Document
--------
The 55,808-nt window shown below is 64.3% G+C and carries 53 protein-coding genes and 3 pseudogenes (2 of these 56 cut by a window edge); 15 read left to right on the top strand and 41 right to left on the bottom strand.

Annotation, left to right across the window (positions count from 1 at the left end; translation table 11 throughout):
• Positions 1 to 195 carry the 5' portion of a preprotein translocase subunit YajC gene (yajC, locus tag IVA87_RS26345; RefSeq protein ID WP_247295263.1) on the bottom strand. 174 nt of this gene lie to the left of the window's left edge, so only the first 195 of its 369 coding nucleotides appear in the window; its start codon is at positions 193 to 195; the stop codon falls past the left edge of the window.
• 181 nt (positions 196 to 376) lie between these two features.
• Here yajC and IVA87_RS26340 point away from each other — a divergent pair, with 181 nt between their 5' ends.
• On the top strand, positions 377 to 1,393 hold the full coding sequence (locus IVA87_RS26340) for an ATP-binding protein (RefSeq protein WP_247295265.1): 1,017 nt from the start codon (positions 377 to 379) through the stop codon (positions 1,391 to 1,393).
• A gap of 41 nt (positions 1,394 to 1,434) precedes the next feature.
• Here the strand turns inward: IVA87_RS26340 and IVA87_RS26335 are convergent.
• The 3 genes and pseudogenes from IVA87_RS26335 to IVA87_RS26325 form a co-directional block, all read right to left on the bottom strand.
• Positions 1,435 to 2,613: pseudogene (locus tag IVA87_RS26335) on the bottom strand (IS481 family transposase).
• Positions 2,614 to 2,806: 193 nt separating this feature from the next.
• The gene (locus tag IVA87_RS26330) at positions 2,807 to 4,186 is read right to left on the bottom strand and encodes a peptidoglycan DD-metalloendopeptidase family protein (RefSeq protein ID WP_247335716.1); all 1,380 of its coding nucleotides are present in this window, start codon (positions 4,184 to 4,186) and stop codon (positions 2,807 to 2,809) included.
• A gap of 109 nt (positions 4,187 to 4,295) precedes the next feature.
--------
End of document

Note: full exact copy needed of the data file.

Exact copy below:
The 55,808-nt window shown below is 64.3% G+C and carries 53 protein-coding genes and 3 pseudogenes (2 of these 56 cut by a window edge); 15 read left to right on the top strand and 41 right to left on the bottom strand.

Annotation, left to right across the window (positions count from 1 at the left end; translation table 11 throughout):
• Positions 1 to 195 carry the 5' portion of a preprotein translocase subunit YajC gene (yajC, locus tag IVA87_RS26345; RefSeq protein ID WP_247295263.1) on the bottom strand. 174 nt of this gene lie to the left of the window's left edge, so only the first 195 of its 369 coding nucleotides appear in the window; its start codon is at positions 193 to 195; the stop codon falls past the left edge of the window.
• 181 nt (positions 196 to 376) lie between these two features.
• Here yajC and IVA87_RS26340 point away from each other — a divergent pair, with 181 nt between their 5' ends.
• On the top strand, positions 377 to 1,393 hold the full coding sequence (locus IVA87_RS26340) for an ATP-binding protein (RefSeq protein WP_247295265.1): 1,017 nt from the start codon (positions 377 to 379) through the stop codon (positions 1,391 to 1,393).
• A gap of 41 nt (positions 1,394 to 1,434) precedes the next feature.
• Here the strand turns inward: IVA87_RS26340 and IVA87_RS26335 are convergent.
• The 3 genes and pseudogenes from IVA87_RS26335 to IVA87_RS26325 form a co-directional block, all read right to left on the bottom strand.
• Positions 1,435 to 2,613: pseudogene (locus tag IVA87_RS26335) on the bottom strand (IS481 family transposase).
• Positions 2,614 to 2,806: 193 nt separating this feature from the next.
• The gene (locus tag IVA87_RS26330) at positions 2,807 to 4,186 is read right to left on the bottom strand and encodes a peptidoglycan DD-metalloendopeptidase family protein (RefSeq protein ID WP_247335716.1); all 1,380 of its coding nucleotides are present in this window, start codon (positions 4,184 to 4,186) and stop codon (positions 2,807 to 2,809) included.
• A gap of 109 nt (positions 4,187 to 4,295) precedes the next feature.